by Nancy Casey
Many different types of habits and rituals come and go from our lives, but the one habit that we have kept since the day we were born is the habit of sleeping.
Most of us sleep for at least a quarter of the day. Maybe a third. Maybe more. Every day.
Today, write about some of the things that you do that have to do with sleeping.
How do you know it’s time to sleep? Do you sleep at the same time every day? How do you get ready? What do you wear? Do you have favorite pillows and positions? Do you dread it or look forward to it? Do you take naps?
When we are asleep we lose most of our awareness of the world around us. But not all. Sometimes we have to roll over and adjust the pillow or the covers. All sorts of discomforts can intrude—from aches and pains to having to use the bathroom. Sometimes our sleeping selves listen for sounds made by others in the household. What kinds of things are you aware of, even when you are asleep?
Some people talk in their sleep. Others get out of bed and do things without waking up. Does that ever happen to you?
What is waking up like for you? Do you bolt out of bed at the first sign or wakefulness, or do you emerge in slow stages? If you use an alarm, how do you react to it? Do you have any habits or rituals about the way you transition from being asleep to being fully awake? What happens when they are disrupted?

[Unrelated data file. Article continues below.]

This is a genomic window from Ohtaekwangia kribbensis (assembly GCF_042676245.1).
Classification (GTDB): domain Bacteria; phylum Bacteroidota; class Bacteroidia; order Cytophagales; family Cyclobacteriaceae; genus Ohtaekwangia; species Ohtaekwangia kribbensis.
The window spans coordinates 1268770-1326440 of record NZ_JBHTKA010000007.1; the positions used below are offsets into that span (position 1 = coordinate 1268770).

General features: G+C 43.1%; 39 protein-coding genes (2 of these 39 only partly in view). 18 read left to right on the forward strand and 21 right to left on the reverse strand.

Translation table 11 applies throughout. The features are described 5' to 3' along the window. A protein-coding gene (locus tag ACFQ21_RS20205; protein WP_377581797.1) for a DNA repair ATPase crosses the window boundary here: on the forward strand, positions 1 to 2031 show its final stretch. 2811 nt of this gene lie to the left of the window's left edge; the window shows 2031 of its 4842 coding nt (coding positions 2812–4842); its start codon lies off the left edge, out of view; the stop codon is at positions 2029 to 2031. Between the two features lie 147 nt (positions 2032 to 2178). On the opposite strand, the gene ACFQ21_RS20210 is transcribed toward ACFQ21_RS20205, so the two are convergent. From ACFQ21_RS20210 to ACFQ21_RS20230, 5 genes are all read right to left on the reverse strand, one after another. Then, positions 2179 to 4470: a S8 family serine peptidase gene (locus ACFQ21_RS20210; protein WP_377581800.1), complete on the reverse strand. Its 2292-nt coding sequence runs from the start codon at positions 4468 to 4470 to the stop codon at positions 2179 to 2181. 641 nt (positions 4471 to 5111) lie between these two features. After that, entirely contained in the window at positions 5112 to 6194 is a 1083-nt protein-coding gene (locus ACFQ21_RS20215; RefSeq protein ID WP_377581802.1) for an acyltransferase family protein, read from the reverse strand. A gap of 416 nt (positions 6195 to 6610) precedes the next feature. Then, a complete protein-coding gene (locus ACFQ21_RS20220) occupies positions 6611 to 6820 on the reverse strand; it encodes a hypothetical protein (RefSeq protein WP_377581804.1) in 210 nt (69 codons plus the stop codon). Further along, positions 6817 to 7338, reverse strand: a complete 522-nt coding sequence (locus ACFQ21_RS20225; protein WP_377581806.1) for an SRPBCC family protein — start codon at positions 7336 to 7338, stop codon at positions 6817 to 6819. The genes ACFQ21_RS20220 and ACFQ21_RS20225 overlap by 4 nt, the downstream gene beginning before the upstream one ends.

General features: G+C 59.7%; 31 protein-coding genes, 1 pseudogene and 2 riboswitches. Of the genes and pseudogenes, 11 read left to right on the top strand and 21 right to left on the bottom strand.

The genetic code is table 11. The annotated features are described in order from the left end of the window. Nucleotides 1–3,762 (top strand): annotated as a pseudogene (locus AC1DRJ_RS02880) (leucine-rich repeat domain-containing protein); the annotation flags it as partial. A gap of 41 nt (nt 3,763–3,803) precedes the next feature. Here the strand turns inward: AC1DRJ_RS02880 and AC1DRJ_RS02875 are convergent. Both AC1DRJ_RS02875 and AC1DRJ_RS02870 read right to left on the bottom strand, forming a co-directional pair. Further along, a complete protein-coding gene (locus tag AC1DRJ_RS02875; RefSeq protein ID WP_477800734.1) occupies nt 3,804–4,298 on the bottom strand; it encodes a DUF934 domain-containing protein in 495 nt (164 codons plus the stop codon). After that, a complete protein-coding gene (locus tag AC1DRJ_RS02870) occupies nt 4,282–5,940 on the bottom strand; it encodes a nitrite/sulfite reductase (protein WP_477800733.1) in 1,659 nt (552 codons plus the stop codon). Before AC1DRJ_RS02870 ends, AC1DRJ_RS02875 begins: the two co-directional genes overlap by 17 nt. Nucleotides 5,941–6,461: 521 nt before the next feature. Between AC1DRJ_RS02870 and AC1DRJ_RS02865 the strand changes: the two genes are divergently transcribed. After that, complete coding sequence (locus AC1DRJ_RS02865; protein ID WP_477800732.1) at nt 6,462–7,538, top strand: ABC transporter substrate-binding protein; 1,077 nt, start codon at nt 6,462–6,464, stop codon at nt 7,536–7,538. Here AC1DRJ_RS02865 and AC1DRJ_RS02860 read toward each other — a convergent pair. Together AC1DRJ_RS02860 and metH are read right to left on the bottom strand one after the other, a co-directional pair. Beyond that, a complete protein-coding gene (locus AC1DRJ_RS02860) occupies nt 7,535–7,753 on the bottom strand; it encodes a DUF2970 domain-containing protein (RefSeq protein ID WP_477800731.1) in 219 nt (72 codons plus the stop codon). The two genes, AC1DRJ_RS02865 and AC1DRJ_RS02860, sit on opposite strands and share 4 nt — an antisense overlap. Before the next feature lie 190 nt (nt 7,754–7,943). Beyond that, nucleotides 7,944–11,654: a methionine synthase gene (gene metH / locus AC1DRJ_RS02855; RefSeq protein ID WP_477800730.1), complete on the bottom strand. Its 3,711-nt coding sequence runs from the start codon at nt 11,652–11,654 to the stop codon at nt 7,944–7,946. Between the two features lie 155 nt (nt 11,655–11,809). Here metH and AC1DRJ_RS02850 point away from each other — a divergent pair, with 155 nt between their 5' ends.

What do you do when you go to bed and sleep doesn’t come? Some people get up and do something else until they are tired. Some people lay there and fret. Some people have restful and sleep-inducing practices that they do in their beds, such as breathing, counting, or reciting poems and prayers. Perhaps what you do when you can’t sleep depends on what you know you need to do the next day.
What do you do when your whole body wants to be asleep, but the situation says you can’t? Situations like driving, taking care of children, or being at work, for example. Are there situations that always make you want to sleep? What are you like when you don’t get enough sleep?
Even though everyone sleeps, sleeping patterns are personal and often unique. Pick one aspect of your sleeping life and describe it. Maybe you’ll fill a whole page writing about that one thing. Perhaps your page will look more like a list with many different details about your sleeping patterns. Maybe you will write about a dream you’ve had.
Whatever you end up writing, when you have finished, give your work a title. Make sure the date is on it somewhere, too. Add decoration and color to the page as needed. Here is an example of what a person could write.
You can share what you have written by posting it as a comment below. You can type in your work. Or post a picture of it.
Nancy Casey has lived in Latah County for many years. Sometimes she teaches writing classes at the Recovery Center. You can find more of her work here. She offers (free!) writing help to anyone in recovery. This can be for any kind of writing project—resumes, letters, stories novels—email firstname.lastname@example.org for more information.